The clouds of Venus may harbour alien life. But where else?
Despite clear air as a result of the pandemic reducing human activities, our emissions still soar.
Martian meteorites allow scientists here on Earth to decode that planet's geology, more than a decade before the first missions are scheduled to bring rocks back home from Mars.
From the Moon's size to the first calculator, the ancients made some jawdropping discoveries without modern technology.
The Earth and the Moon were long thought to be virtually identical in composition. Now we know they are not.
These scientists identified the five most severe crises the planet faces in a new report, Our Future on Earth 2020.
Many people are still upset that Pluto was demoted from being a planet. But definitions of various celestial objects are fairly fluid. So whether it is an asteroid or moon or planet is up for debate.
The first Martian might just be a human being.
Kepler-452b is sometimes called 'Earth 2.0', but there's a lot we still don't know about it.
Of all the planets in the solar system, there’s a reason we call Earth home. It’s made of just the right stuff. It’s not too small, or too big, or too hot or too cold. It’s just right.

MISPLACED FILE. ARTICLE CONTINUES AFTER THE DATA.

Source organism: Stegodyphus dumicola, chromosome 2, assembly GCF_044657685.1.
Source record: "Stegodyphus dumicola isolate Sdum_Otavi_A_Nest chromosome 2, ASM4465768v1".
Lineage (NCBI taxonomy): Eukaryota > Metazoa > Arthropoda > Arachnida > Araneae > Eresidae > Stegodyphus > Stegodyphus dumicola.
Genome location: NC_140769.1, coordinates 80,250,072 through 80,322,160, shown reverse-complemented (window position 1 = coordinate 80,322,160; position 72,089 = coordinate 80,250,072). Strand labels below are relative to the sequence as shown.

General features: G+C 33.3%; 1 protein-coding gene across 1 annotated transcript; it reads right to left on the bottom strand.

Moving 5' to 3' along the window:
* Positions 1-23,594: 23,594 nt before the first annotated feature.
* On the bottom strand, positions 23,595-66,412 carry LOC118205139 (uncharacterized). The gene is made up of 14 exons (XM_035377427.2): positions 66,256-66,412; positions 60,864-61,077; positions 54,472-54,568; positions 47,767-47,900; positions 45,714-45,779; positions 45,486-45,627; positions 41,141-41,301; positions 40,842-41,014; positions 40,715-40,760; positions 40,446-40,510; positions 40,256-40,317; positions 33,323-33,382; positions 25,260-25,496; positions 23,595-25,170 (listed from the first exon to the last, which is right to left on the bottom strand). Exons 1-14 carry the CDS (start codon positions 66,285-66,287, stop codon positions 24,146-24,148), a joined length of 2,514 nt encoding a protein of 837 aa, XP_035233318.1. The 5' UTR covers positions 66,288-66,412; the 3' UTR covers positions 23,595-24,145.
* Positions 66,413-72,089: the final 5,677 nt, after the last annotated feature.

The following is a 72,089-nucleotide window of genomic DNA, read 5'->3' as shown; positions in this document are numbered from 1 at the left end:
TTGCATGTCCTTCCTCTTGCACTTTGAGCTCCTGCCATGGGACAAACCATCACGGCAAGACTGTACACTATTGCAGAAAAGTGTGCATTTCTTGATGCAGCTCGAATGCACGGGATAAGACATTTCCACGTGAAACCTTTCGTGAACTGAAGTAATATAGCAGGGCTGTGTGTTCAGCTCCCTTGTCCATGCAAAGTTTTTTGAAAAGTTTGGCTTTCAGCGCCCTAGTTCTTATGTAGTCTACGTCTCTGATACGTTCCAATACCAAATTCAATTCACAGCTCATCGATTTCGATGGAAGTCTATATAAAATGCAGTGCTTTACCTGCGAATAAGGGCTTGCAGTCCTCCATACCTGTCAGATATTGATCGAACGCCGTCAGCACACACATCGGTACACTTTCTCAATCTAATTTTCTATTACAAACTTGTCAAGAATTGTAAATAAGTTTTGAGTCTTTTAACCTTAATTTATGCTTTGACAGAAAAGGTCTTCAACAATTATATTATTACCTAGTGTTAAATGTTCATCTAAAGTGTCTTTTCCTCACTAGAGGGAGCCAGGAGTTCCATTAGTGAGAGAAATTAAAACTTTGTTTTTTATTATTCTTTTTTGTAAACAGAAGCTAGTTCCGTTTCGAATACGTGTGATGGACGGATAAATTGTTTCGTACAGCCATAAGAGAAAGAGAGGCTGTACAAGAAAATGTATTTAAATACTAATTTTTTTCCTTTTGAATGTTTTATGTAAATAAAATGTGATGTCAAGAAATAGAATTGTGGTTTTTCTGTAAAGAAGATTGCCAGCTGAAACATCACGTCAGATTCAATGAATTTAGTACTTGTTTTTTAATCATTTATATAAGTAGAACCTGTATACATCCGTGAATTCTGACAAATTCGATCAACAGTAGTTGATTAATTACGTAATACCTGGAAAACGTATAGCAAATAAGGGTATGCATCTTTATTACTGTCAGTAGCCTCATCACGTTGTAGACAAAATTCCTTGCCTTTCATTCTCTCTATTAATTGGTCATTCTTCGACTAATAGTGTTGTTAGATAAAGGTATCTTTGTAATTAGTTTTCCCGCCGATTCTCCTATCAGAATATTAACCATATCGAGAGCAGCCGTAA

This hot, acidic neighbor with its surface veiled in thick clouds hasn't benefited from the attention showered on Mars and the Moon. But Venus may offer insights into the fate of the Earth.
Satellites monitor climate change, guide people with GPS and keep us connected through texts and social media, but they're under threat.
While the world gathers to see an eclipse, what's the rest of nature doing?
An expert explains all the wonderful ways the atmosphere protects life on Earth.
Layers of rock provide a historical record of variations in the Earth's orbit, revealing information about the planet's climate billions of years ago.
An expert responds to a teenager who wants to know – is there any hope for humanity's future?
All the buildings and the cars and the restaurants, and the phones and even everything that's inside of you... it all started with an exploding star, billions of years ago.
Even if we can prevent a global warming apocalypse, our planet won’t be safe forever – the sun will one day expand. So should we try to move the Earth to a wider orbit?
It's hard to believe, but big storms and hurricanes are caused by tiny particles moving around in the atmosphere.
Giant forces slowly move continents across a viscous layer of the Earth, like biscuits gliding over a warm toffee ocean. This stresses the continents, and twists and contorts the crust.